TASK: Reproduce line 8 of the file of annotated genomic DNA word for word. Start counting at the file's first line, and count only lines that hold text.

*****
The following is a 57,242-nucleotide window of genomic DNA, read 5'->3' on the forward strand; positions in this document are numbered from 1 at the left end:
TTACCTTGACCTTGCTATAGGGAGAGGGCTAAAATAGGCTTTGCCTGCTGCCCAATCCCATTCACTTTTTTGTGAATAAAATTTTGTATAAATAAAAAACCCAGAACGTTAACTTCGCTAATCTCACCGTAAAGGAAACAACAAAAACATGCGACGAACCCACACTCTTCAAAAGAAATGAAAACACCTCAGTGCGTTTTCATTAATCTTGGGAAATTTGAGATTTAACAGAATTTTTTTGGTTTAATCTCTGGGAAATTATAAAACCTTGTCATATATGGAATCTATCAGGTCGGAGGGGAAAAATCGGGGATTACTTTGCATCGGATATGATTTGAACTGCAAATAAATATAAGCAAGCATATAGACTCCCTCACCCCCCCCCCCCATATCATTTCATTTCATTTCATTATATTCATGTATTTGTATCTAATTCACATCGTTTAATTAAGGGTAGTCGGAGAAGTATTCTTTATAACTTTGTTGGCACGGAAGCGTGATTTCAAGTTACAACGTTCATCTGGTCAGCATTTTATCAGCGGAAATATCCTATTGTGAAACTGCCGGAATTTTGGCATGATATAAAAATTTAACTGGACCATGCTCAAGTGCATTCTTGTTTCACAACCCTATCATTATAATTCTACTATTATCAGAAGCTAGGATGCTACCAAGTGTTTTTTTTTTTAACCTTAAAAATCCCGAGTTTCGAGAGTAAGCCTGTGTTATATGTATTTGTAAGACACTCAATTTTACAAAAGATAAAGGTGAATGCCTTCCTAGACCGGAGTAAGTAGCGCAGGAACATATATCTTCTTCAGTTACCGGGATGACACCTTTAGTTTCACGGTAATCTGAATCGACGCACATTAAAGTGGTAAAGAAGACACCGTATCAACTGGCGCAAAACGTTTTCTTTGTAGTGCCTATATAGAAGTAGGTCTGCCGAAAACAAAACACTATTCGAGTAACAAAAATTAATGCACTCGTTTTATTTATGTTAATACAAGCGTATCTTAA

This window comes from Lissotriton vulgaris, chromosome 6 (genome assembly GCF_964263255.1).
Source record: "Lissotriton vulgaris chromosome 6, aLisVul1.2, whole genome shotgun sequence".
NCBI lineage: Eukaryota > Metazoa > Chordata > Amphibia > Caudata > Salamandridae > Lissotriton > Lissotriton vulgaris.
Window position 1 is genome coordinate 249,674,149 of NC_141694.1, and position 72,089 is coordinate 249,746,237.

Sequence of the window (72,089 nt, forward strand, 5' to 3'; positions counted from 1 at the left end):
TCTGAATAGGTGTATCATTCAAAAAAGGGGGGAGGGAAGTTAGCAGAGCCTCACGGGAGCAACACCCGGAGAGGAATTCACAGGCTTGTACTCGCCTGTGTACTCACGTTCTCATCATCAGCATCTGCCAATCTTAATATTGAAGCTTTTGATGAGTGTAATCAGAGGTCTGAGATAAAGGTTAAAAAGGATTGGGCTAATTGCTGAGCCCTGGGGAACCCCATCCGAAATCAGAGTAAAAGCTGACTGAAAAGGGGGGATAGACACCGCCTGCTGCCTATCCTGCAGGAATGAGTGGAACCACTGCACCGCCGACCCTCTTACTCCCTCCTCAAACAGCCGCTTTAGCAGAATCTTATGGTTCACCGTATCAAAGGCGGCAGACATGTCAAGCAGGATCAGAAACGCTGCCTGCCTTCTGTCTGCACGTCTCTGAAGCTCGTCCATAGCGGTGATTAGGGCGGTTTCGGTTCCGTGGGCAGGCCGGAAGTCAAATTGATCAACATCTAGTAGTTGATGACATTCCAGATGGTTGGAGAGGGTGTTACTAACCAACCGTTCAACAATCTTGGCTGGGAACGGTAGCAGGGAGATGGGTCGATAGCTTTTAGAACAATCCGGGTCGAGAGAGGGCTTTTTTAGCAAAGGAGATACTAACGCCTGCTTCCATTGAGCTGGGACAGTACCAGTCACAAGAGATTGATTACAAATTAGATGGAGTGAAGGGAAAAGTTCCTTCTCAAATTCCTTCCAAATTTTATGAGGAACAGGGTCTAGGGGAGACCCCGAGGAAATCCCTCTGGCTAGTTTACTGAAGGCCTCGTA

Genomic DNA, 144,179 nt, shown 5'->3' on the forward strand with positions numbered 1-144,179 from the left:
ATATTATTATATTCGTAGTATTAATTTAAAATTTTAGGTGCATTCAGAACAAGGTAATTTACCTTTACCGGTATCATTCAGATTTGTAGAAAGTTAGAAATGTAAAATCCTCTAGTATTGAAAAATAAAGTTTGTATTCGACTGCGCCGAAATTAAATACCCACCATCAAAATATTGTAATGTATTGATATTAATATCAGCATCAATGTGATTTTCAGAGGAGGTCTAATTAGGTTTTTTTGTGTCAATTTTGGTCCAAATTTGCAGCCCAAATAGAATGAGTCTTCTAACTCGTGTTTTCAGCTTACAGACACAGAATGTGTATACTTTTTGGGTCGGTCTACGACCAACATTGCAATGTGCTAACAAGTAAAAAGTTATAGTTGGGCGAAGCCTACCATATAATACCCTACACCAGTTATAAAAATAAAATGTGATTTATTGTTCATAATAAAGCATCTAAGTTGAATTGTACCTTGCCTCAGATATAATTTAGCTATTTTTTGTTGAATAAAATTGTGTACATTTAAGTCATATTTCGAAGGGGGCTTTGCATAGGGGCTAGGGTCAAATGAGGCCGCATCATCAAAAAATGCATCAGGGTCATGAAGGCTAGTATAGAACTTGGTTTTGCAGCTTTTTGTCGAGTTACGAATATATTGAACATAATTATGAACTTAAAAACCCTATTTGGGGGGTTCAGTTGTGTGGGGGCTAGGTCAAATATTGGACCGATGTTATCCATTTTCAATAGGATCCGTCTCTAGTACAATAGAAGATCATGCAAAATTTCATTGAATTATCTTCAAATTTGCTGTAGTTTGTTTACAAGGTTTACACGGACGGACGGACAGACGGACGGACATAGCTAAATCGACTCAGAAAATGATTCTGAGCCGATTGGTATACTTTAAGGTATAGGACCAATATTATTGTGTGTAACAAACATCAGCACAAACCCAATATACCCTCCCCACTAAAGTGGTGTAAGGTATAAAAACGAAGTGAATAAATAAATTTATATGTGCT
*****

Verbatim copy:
TCTGAATAGGTGTATCATTCAAAAAAGGGGGGAGGGAAGTTAGCAGAGCCTCACGGGAGCAACACCCGGAGAGGAATTCACAGGCTTGTACTCGCCTGTGTACTCACGTTCTCATCATCAGCATCTGCCAATCTTAATATTGAAGCTTTTGATGAGTGTAATCAGAGGTCTGAGATAAAGGTTAAAAAGGATTGGGCTAATTGCTGAGCCCTGGGGAACCCCATCCGAAATCAGAGTAAAAGCTGACTGAAAAGGGGGGATAGACACCGCCTGCTGCCTATCCTGCAGGAATGAGTGGAACCACTGCACCGCCGACCCTCTTACTCCCTCCTCAAACAGCCGCTTTAGCAGAATCTTATGGTTCACCGTATCAAAGGCGGCAGACATGTCAAGCAGGATCAGAAACGCTGCCTGCCTTCTGTCTGCACGTCTCTGAAGCTCGTCCATAGCGGTGATTAGGGCGGTTTCGGTTCCGTGGGCAGGCCGGAAGTCAAATTGATCAACATCTAGTAGTTGATGACATTCCAGATGGTTGGAGAGGGTGTTACTAACCAACCGTTCAACAATCTTGGCTGGGAACGGTAGCAGGGAGATGGGTCGATAGCTTTTAGAACAATCCGGGTCGAGAGAGGGCTTTTTTAGCAAAGGAGATACTAACGCCTGCTTCCATTGAGCTGGGACAGTACCAGTCACAAGAGATTGATTACAAATTAGATGGAGTGAAGGGAAAAGTTCCTTCTCAAATTCCTTCCAAATTTTATGAGGAACAGGGTCTAGGGGAGACCCCGAGGAAATCCCTCTGGCTAGTTTACTGAAGGCCTCGTA